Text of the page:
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Double Identity

Daniel Hofstadter

We dress up for one day. They’re in disguise all year long. As soldiers, they are the elite members of Israel’s military. As Arabs, they blend into a hostile population. These undercover commando squads have become one of the IDF’s most brazen and daring strategic military tools for combating terror, but when a group of them posing as vegetable merchants were exposed in a daytime raid recently, these Mistaarvim — who for years have operated beneath the radar — were in the news again. A fight to the finish.

Wednesday, February 20, 2013

mishpacha magazineHe might be the heavily perspiring vegetable merchant standing in the corner of the marketplace and hawking his wares at the top of his lungs. He could be the well-dressed businessman emerging from a silver Mercedes in a cloud of cologne. Or maybe he’s the crazy-looking, drooling beggar filling the doorway of a house with his stench, or the long-robed cleric solemnly pacing about an open area behind the village.

In real life, he’s a member of the Mistaarvim (literally, “enmeshed”), a special operations unit attached to the IDF and Border Police whose recruits carry out undercover missions while disguised as Arabs — one of Israel’s most brazen and daring strategic military tools for combating terror coming out of the Arab population centers in Yehudah, Shomron and Gaza.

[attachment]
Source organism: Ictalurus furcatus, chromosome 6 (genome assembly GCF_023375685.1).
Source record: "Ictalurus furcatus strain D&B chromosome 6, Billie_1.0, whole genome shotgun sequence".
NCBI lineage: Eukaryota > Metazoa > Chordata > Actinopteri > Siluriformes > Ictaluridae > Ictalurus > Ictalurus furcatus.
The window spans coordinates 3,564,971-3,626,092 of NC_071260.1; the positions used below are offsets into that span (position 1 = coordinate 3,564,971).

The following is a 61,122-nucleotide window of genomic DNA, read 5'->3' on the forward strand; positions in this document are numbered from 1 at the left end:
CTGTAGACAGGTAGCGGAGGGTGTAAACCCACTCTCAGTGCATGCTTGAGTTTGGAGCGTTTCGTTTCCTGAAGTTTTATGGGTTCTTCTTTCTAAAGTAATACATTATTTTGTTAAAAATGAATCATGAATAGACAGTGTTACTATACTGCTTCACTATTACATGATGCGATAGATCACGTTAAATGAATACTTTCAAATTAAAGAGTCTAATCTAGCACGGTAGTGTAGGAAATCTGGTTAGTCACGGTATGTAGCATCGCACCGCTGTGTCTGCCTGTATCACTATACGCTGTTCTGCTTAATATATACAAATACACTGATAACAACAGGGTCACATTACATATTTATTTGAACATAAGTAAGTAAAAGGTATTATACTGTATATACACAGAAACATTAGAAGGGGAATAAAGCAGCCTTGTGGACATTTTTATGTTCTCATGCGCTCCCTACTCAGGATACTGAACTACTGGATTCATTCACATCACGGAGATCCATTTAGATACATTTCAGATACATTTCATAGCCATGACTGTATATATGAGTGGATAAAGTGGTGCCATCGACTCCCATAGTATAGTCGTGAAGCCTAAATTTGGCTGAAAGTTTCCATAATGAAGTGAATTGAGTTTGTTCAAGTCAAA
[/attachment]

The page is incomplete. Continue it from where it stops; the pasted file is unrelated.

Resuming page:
The IDF must often conduct unconventional and undercover operations to thwart Hamas recruiters who scour refugee camps and villages for people willing to blow themselves up in the name of jihad. And so the Mistaarvim elite, undercover commando squads have become one of the IDF’s most effective — if controversial — tools in fighting an ongoing war of survival.

Israeli military raids into Palestinian areas to seize wanted terrorists and agitators are fairly common and the Mistaarvim are usually the key — but the golden rule is that surprise attacks are generally carried out at night with little violence or public notice. That’s why last month’s midmorning nab of wanted Islamic Jihad terrorist Murad Beni Udah in thevillageofTamounnear Jenin caused such a ruckus. A team of Mistaarvim entered the village disguised as vegetable vendors, targeting Udah while he was lounging in his yard. Because waiting until nightfall would likely allow for his escape, breaking with general policy, uniformed soldiers moved in and were able to take him by surprise in broad daylight without firing live ammunition. The mission was a success, but once the “vendors” were exposed, locals at the scene began hurling rocks, bottles, and large pieces of metal at them. The daytime raid meant that after years of operating beneath the public radar, the Mistaarvim were in the news again. In Tamoun, for the next while at least, undercover agents will have to come up with a more original disguise.


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